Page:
Osteoporosis Overview

By Wendy Brody, Pharm. D.

osteoporosisOsteoporosis is the most common bone disorder affecting humans12. Bone strength is compromised, thus predisposing one to an increased risk of fractures of the hip, spine and wrists.1Both men and women can develop osteoporosis, although men usually have a lower risk than women.

During ones lifetime, old bone is removed (resorption) and new bone is added to the skeleton (formation). During childhood and teenage years, new bone is added faster than old bone is removed, resulting in larger, heavier and denser bones. Bone formation outpaces resorption until peak bone mass (maximum bone density and strength) is reached around age 30.2Beyond that time, bone resorption slowly starts to exceed bone formation. Women have their fastest bone loss in the first few years after menopause, and it continues into the postmenopausal years. Osteoporosis develops when bone resorption occurs too quickly or when replacement occurs too slowly.

However, osteoporosis is not always the result of bone lossas is the case in those individuals who did not reach peak bone mass during their bone building years.12 They may have low bone density without much actual bone loss. Figure 1 shows a microscopic view comparing what osteoporotic bone matrix looks like compared to normal bone matrix. It is easy to see the fragility of the osteoporotic bone compared to the normal bone.

Osteoporosis is categorized as either primary or secondary. Primary osteoporosis is usually due to bone loss that occurs with aging. Secondary osteoporosis is a result of medications (e.g., glucocorticoids) or diseases (e.g., malabsorption) that adversely affect skeletal health.

FIGURE 1. Micrographs of Normal vs. Osteoporotic Bone 13


From: Dempster, DW et al., with permission of The American Society for Bone and Mineral Research.1,3


Osteoporosis is responsible for an estimated 90% of all hip and spine fractures in white American women ages 65 to 84.12 For a white American woman at age 50, the risk of suffering an osteoporotic fracture in her remaining lifetime has been estimated at 40%, with two-thirds of the fractures occurring after age 75.12 In the United States osteoporosis and fracture vary by ethnicity.12 In one large study of postmenopausal women from five ethnic groups (white Americans, African Americans, Asian Americans, Hispanic Americans and Native Americans), African Americans had the highest bone mineral density (BMD) and Asian Americans had the lowest BMD. The BMD differences for African Americans were not explained by differences in weight. After adjusting for weight, BMD, and other variations, white American and Hispanic Americans had the highest risk of osteoporotic fracture, followed by Native Americans, African Americans, and Asian Americans.12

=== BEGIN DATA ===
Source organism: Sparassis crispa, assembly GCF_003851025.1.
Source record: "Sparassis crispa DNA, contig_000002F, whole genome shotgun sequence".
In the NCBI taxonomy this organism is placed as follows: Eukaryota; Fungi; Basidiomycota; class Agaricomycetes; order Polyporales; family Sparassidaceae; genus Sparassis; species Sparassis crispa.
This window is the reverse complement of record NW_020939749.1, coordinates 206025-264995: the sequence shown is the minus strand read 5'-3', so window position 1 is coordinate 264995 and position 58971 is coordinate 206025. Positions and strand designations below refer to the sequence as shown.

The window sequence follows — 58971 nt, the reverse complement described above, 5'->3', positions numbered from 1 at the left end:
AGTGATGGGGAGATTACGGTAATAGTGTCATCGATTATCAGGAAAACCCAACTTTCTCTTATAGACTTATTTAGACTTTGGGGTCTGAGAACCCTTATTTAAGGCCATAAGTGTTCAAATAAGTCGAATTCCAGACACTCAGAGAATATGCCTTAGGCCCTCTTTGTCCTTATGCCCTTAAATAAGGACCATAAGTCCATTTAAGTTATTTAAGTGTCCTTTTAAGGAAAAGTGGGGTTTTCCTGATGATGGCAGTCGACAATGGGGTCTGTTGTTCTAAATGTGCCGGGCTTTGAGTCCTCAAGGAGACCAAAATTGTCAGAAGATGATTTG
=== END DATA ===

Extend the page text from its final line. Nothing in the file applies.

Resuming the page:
One out of 4 men over 50 years old will have a bone fracture due to osteoporosis. The reasons why men do not develop osteoporosis as frequently as women are several. Firstly, men start puberty later than women and continue longer versus women; therefore they have a longer bone maturation period. Secondly testosterone in men during puberty leads to development of larger skeletons, where as estrogen in women does not. Lastly, testosterone may increase bone mass, however, estrogen conserves bone mass.


There are several risk factors that predispose one to developing osteoporosis. They are advanced age, female sex, genetics, lifestyle factors (such as low dietary intake of calcium and vitamin D, smoking),thinness,and menopause status. The greatest influence on a woman’s peak bone mass (the maximal BMD gained during the skeletal development and maturation phase) is heredity. Studies have suggested that up to 80% of the variability in peak BMD might be attributable to genetic factors.12 Daughters of women who have osteoporotic fractures have lower BMD than would be expected for their age.12 Furthermore, a history of fracture in a first degree relative also significantly increases the fracture risk. Hip fracture risks were from 50% to 127% higher if a hip fracture had occurred in a parent12.

There are also disease states and drugs that can increase the risk of osteoporosis. A summary of risk factors is shown in Table 1.Primary causes of osteoporosis are those one has little control over, but secondary causes one can modify to reduce risk.

TABLE 1 Risk Factors for Osteoporosis

Primary Secondary
Gender Medications
Age Diseases
Body size Calcium and Vitamin D Intake (low)
Ethnicity Sex Hormone level (low)
Family History Anorexia Nervosa
Excessive alcohol intake
Activity level